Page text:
TUPELO • Kim Caron is marking the 10th anniversary of the Caron Gallery this year, but the celebration has been a bit muted thanks to the coronavirus.

For six weeks, her art gallery on Main Street in downtown Tupelo has been closed to the public. But on Monday, she finally reopened.

“When I first closed, I figured it would be at least a month,” she said. “We closed on the Tuesday of spring break. I just said we just need to shut the doors.”

Caron opted to work from home mostly, meet customers at the gallery if needed and continued to ship purchases.

“We had gotten back from spring break and that’s when things started to blow up,” she said. “We were hoping for the best but feared the worst. We were really worried. We wanted to take care of our staff and the people who came in here. It wasn’t an easy decision.”

While she closed the doors to the public, she still worked in the gallery. She moved everything around to present a new look. She also started having artists post on Instagram and Facebook daily with their works.

“We’re trying to be very cautious and keep our six feet apart or more,” Caron said. “We’ve got some masks, too, to let our customers know we’re being conscientious.”

Next door, Amsterdam Deli was filling pickup and delivery orders. When owner Ruth Erar moved her restaurant downtown earlier this year, she rolled out a new menu and expanded the capacity of the restaurant. Much of that momentum was lost when the COVID-19 virus hit, forcing Erar to make a choice – stay open or close. She chose the former.

“I thought it was going to blow over, but it just got worse and worse,” she said. “I didn’t really want to close. In a lot of people’s minds, it would be easier to close, but everybody has to work, too, so we decided to try it.”

Curbside and delivery has sustained the business, but the work is made more difficult with a smaller staff.

“It’s exhausting,” Erar said. “You feel like you’re working 10 times harder and then you look at the numbers and laugh.”

Customers are steadily coming back, she said, although business is still only a fraction of what it was.

She’s hoping that once more businesses open and shelter-in-place orders expire, diners will eat out again.

“I guess time will tell,” she said. “At least we’re surviving.”

Across Main Street, Reed’s department store has been navigating the new normal, having been closed for seven weeks.

The store began offering curbside pickup last week, and customers have still been able to order online.

President Jack Reed said, “Our biggest seller has been gift certificates. A lot of graduates are getting them, and in some cases, the kids can add them altogether and have $200 or $300.”

Calls still come in for suits or pants or jackets or some other item, and Reed’s will meet the customers at the door or take their purchases to them. Appointments also are available. Doing business has taken some adaptation to the environment.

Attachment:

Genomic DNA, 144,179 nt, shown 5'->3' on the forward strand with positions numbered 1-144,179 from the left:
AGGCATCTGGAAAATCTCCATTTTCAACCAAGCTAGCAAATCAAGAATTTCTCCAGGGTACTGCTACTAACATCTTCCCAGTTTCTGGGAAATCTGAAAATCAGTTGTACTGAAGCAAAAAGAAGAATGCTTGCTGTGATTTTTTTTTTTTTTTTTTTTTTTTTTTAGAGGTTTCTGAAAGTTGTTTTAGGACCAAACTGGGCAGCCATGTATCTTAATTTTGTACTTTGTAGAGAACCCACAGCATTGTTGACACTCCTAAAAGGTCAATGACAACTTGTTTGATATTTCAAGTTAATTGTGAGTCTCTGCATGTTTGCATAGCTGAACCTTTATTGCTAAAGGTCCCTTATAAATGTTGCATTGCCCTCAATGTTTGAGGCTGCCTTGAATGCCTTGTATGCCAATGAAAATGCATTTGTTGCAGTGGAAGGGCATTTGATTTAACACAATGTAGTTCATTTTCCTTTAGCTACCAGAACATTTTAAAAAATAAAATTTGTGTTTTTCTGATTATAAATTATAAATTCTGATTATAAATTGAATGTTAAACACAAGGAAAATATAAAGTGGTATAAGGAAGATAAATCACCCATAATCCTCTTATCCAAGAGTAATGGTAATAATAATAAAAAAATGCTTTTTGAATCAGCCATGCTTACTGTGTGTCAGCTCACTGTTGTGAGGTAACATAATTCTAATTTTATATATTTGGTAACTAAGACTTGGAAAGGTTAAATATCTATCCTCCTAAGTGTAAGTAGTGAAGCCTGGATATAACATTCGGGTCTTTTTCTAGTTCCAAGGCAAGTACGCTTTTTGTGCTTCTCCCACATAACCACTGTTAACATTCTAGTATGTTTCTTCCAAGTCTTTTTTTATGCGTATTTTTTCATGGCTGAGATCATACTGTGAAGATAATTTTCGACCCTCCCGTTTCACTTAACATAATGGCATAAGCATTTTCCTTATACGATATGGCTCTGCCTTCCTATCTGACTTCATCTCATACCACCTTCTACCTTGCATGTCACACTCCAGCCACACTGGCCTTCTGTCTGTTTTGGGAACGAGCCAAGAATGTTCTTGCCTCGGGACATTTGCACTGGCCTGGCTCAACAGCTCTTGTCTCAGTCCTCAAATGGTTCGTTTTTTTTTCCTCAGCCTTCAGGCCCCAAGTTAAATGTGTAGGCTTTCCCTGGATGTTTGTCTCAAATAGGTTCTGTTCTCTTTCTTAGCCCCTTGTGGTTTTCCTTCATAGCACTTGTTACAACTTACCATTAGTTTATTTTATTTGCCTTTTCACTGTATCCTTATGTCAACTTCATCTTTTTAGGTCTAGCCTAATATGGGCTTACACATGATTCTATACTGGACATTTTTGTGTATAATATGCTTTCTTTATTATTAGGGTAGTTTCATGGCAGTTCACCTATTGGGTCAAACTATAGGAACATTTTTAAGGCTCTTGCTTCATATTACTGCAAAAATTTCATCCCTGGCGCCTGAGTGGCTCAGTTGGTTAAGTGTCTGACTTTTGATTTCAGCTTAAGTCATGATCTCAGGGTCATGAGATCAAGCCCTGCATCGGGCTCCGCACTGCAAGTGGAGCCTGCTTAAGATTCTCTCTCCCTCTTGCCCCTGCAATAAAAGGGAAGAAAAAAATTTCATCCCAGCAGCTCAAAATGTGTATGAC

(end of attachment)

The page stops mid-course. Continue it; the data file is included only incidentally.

Hand sanitizer stations have been set up throughout the store in anticipation of it reopening on a larger scale, which could occur Friday.

“But we’ll still insist on social distancing, and we’ll have face masks and gloves available,” Reed said.

“I think what we want to do is reopen carefully.”

That’s also the case at MLM, where owner Joe Yarber has been coming to his specialty clothing shop daily, but locking the door.

“Well, I wasn’t going to sit at home and do nothing,” he said with a laugh. “If somebody came up and wanted in, I let them in. But I’ve been doing curbside, making deliveries and I even paid my employees to stay home.”

Yarber, Caron and Reed all applied for and received loans through the Paycheck Protection Program, which provided $349 billion to small businesses to help keep them open by paying for utilities, rent and labor costs. it’s meant to be a lifeline for businesses struggling though the pandemic.

The federal government has already approved or given out more than 2 million loans and grants to small businesses totaling nearly $360 billion; another $310 billion is on the way. Still, the money may be at best a stopgap for companies with little to no revenue coming in. And the new funds are expected to go so quickly that thousands of owners won’t get loans.

Yarber said every little bit helps, as clothing stores have missed out on big sales.

“I missed Easter, I missed the High Point Furniture Market with guys coming in getting new coats and ties,” Yarber said. “But we’re going to hang around for a while.”’

Caron said she had no qualms with orders to stay at home and only keep essential businesses open. She’s not sure if the worst is over, but is confident that social distancing and the awareness of the virus will stay top of mind for customers and business owners alike.

“I know we’ve flattened the curve and saved lives for doing it, and that’s more important than any dollar,” Caron said.


Twitter: @dennisseid

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